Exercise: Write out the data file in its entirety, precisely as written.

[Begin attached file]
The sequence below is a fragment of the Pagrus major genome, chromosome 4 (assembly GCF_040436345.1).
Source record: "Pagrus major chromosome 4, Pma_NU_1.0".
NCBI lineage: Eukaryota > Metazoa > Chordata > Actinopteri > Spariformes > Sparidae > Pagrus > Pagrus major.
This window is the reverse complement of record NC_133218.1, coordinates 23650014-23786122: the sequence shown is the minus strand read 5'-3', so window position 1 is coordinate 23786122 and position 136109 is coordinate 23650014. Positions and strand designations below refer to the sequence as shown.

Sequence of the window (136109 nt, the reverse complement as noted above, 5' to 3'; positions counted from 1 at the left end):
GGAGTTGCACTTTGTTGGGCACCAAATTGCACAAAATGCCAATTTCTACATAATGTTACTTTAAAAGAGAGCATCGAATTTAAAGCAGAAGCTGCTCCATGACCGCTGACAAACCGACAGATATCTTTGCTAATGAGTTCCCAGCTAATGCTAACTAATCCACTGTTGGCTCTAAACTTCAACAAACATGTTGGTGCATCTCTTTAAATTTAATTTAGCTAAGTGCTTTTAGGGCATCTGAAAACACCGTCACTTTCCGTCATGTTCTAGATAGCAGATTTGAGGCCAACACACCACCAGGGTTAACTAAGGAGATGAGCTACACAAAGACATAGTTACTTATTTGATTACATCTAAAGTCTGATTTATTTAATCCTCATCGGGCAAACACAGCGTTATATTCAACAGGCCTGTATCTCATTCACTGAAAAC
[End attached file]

The sequence below is a fragment of the Pagrus major genome, chromosome 4 (assembly GCF_040436345.1).
Source record: "Pagrus major chromosome 4, Pma_NU_1.0".
NCBI lineage: Eukaryota > Metazoa > Chordata > Actinopteri > Spariformes > Sparidae > Pagrus > Pagrus major.
This window is the reverse complement of record NC_133218.1, coordinates 23650014-23786122: the sequence shown is the minus strand read 5'-3', so window position 1 is coordinate 23786122 and position 136109 is coordinate 23650014. Positions and strand designations below refer to the sequence as shown.

Sequence of the window (136109 nt, the reverse complement as noted above, 5' to 3'; positions counted from 1 at the left end):
GGAGTTGCACTTTGTTGGGCACCAAATTGCACAAAATGCCAATTTCTACATAATGTTACTTTAAAAGAGAGCATCGAATTTAAAGCAGAAGCTGCTCCATGACCGCTGACAAACCGACAGATATCTTTGCTAATGAGTTCCCAGCTAATGCTAACTAATCCACTGTTGGCTCTAAACTTCAACAAACATGTTGGTGCATCTCTTTAAATTTAATTTAGCTAAGTGCTTTTAGGGCATCTGAAAACACCGTCACTTTCCGTCATGTTCTAGATAGCAGATTTGAGGCCAACACACCACCAGGGTTAACTAAGGAGATGAGCTACACAAAGACATAGTTACTTATTTGATTACATCTAAAGTCTGATTTATTTAATCCTCATCGGGCAAACACAGCGTTATATTCAACAGGCCTGTATCTCATTCACTGAAAAC